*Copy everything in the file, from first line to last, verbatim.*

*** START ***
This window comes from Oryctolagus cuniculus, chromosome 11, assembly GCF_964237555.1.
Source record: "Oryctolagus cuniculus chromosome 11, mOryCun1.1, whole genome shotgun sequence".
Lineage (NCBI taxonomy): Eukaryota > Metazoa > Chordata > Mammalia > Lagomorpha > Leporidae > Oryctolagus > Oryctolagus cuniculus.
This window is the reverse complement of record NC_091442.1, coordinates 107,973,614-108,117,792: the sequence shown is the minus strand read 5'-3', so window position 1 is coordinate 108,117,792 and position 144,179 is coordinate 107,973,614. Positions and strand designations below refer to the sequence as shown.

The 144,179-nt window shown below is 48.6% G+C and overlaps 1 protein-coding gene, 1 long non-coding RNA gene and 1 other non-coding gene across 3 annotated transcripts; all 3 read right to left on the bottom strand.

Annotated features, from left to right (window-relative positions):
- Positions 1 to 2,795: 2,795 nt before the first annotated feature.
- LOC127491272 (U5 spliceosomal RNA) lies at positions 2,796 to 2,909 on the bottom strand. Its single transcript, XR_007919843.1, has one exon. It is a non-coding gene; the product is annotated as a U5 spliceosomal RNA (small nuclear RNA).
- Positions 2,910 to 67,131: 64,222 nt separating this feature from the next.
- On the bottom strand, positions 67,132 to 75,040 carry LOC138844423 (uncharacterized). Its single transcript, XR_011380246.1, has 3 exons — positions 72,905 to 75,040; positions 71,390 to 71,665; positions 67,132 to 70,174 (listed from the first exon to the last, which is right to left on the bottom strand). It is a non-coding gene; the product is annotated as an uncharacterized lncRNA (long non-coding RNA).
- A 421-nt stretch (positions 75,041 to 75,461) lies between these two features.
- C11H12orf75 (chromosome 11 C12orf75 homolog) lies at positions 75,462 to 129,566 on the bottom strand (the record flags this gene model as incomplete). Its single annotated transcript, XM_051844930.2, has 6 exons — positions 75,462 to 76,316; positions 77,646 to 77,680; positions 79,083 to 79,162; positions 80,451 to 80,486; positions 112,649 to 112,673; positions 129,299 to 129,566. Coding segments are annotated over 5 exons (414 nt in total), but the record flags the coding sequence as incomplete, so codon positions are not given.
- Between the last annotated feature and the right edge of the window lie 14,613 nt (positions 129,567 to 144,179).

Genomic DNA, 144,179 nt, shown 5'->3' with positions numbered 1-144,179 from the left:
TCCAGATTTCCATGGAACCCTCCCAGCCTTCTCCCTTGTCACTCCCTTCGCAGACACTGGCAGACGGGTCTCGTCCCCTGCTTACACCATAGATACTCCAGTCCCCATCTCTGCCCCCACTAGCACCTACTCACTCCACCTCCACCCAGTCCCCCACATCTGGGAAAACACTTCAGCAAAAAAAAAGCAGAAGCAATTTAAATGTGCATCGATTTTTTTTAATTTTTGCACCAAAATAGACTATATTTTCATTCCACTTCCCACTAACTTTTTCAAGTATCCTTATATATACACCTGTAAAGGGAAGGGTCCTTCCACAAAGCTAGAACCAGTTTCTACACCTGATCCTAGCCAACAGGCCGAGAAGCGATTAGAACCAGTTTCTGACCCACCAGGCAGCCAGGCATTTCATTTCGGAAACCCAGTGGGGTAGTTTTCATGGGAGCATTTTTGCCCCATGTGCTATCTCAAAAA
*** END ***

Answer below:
This window comes from Oryctolagus cuniculus, chromosome 11, assembly GCF_964237555.1.
Source record: "Oryctolagus cuniculus chromosome 11, mOryCun1.1, whole genome shotgun sequence".
Lineage (NCBI taxonomy): Eukaryota > Metazoa > Chordata > Mammalia > Lagomorpha > Leporidae > Oryctolagus > Oryctolagus cuniculus.
This window is the reverse complement of record NC_091442.1, coordinates 107,973,614-108,117,792: the sequence shown is the minus strand read 5'-3', so window position 1 is coordinate 108,117,792 and position 144,179 is coordinate 107,973,614. Positions and strand designations below refer to the sequence as shown.

The 144,179-nt window shown below is 48.6% G+C and overlaps 1 protein-coding gene, 1 long non-coding RNA gene and 1 other non-coding gene across 3 annotated transcripts; all 3 read right to left on the bottom strand.

Annotated features, from left to right (window-relative positions):
- Positions 1 to 2,795: 2,795 nt before the first annotated feature.
- LOC127491272 (U5 spliceosomal RNA) lies at positions 2,796 to 2,909 on the bottom strand. Its single transcript, XR_007919843.1, has one exon. It is a non-coding gene; the product is annotated as a U5 spliceosomal RNA (small nuclear RNA).
- Positions 2,910 to 67,131: 64,222 nt separating this feature from the next.
- On the bottom strand, positions 67,132 to 75,040 carry LOC138844423 (uncharacterized). Its single transcript, XR_011380246.1, has 3 exons — positions 72,905 to 75,040; positions 71,390 to 71,665; positions 67,132 to 70,174 (listed from the first exon to the last, which is right to left on the bottom strand). It is a non-coding gene; the product is annotated as an uncharacterized lncRNA (long non-coding RNA).
- A 421-nt stretch (positions 75,041 to 75,461) lies between these two features.
- C11H12orf75 (chromosome 11 C12orf75 homolog) lies at positions 75,462 to 129,566 on the bottom strand (the record flags this gene model as incomplete). Its single annotated transcript, XM_051844930.2, has 6 exons — positions 75,462 to 76,316; positions 77,646 to 77,680; positions 79,083 to 79,162; positions 80,451 to 80,486; positions 112,649 to 112,673; positions 129,299 to 129,566. Coding segments are annotated over 5 exons (414 nt in total), but the record flags the coding sequence as incomplete, so codon positions are not given.
- Between the last annotated feature and the right edge of the window lie 14,613 nt (positions 129,567 to 144,179).

Genomic DNA, 144,179 nt, shown 5'->3' with positions numbered 1-144,179 from the left:
TCCAGATTTCCATGGAACCCTCCCAGCCTTCTCCCTTGTCACTCCCTTCGCAGACACTGGCAGACGGGTCTCGTCCCCTGCTTACACCATAGATACTCCAGTCCCCATCTCTGCCCCCACTAGCACCTACTCACTCCACCTCCACCCAGTCCCCCACATCTGGGAAAACACTTCAGCAAAAAAAAAGCAGAAGCAATTTAAATGTGCATCGATTTTTTTTAATTTTTGCACCAAAATAGACTATATTTTCATTCCACTTCCCACTAACTTTTTCAAGTATCCTTATATATACACCTGTAAAGGGAAGGGTCCTTCCACAAAGCTAGAACCAGTTTCTACACCTGATCCTAGCCAACAGGCCGAGAAGCGATTAGAACCAGTTTCTGACCCACCAGGCAGCCAGGCATTTCATTTCGGAAACCCAGTGGGGTAGTTTTCATGGGAGCATTTTTGCCCCATGTGCTATCTCAAAAA